Do target and non-target ethnic group adolescents process advertisements differently?
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Research on ethnic advertisements has identified attitudinal differences between target and non-target groups. However, investigators have largely failed to explain the reasons behind these differences. Accordingly, this study examines the process by which target and non-target group adolescents build attitudes towards ethnically focused advertisements. The Elaboration Likelihood Model and Dual Mediation Hypothesis models are used as theoretical and operational frameworks. This study uses a modified DMH model that incorporates ethnic identity strength and self-reference as important antecedents of ad attitude and ad cognition in the context of ethnic advertising. The data are analysed with the help of structural equation modelling procedures. The results suggest that non-target ethnic group adolescents generally process advertisements in a peripheral manner, whereas target ethnic group adolescents tend to engage in both central and peripheral processing. More importantly, for both majority and minority groups, the strength of subjects’ ethnic identity and self-reference impact their response to ethnic advertisements when the advertisement is compatible with their ethnic background.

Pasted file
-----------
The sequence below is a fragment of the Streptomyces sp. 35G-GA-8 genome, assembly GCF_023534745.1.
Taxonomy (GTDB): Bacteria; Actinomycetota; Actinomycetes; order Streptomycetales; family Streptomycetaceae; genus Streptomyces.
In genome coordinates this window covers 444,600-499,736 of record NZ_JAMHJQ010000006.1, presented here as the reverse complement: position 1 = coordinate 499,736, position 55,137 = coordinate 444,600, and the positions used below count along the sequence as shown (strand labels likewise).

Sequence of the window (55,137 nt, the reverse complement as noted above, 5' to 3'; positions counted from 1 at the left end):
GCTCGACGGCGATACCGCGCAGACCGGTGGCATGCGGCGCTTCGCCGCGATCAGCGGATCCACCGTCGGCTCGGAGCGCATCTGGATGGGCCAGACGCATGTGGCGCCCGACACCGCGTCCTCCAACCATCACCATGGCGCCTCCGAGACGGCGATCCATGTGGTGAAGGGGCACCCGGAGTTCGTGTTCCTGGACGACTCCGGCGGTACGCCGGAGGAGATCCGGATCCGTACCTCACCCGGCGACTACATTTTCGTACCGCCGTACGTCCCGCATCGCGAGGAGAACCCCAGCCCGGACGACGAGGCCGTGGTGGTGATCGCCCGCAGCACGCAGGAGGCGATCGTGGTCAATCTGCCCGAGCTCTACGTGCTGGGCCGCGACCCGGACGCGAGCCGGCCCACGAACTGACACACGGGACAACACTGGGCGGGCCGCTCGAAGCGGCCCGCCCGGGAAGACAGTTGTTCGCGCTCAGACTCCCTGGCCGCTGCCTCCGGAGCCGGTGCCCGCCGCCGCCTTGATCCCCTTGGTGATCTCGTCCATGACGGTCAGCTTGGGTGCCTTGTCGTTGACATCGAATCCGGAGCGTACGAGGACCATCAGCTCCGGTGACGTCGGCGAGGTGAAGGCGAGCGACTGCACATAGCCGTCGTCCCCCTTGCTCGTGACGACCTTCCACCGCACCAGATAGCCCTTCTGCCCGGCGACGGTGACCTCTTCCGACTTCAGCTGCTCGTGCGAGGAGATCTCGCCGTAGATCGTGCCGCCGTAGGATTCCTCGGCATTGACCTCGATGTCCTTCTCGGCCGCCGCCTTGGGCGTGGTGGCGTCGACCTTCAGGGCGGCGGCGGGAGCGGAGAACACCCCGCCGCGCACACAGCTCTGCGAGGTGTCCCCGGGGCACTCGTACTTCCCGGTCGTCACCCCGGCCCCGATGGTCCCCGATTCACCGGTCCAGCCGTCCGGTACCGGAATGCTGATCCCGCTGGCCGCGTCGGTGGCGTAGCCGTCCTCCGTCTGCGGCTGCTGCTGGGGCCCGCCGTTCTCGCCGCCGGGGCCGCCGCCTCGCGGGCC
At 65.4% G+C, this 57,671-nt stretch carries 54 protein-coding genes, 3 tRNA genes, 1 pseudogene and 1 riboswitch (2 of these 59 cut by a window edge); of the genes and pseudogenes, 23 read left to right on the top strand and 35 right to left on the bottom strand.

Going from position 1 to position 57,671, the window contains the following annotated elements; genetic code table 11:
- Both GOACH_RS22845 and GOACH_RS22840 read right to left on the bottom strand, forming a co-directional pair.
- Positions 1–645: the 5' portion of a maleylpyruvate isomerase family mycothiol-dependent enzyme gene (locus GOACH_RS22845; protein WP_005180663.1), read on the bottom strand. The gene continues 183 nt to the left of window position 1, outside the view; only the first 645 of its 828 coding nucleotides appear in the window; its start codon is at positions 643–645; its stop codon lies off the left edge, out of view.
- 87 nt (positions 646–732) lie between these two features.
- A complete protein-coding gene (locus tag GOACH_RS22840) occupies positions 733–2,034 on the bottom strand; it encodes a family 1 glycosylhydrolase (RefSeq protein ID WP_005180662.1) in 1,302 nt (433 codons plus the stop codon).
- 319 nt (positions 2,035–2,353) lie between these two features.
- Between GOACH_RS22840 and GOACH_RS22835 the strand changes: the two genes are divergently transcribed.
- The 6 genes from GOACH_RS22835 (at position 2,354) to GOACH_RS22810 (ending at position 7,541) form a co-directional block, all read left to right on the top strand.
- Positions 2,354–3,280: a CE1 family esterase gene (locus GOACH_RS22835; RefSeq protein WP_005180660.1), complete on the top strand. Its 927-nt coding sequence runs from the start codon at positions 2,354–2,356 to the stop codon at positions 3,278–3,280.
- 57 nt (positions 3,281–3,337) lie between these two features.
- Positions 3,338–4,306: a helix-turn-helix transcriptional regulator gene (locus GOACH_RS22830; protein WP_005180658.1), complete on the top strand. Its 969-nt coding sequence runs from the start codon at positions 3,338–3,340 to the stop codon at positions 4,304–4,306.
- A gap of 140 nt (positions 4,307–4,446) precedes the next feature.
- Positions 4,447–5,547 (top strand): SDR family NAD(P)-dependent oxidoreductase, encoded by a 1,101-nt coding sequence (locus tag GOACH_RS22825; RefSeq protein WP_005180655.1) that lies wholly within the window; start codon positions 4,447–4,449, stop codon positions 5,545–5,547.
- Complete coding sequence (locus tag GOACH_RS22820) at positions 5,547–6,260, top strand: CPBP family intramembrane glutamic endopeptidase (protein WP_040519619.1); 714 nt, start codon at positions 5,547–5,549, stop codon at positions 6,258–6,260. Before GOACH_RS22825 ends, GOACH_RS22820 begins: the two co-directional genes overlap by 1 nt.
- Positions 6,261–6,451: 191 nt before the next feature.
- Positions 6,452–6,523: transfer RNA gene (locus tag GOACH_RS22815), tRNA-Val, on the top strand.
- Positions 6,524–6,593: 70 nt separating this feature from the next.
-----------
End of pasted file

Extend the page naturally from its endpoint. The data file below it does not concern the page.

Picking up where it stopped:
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Butt, Mohsin; de Run, E. (2010)Purpose – This article aims to explore attitudinal and behavioural differences between target and non-target groups of ethnic advertisements. It seeks to expand the existing body of knowledge by investigating these ...
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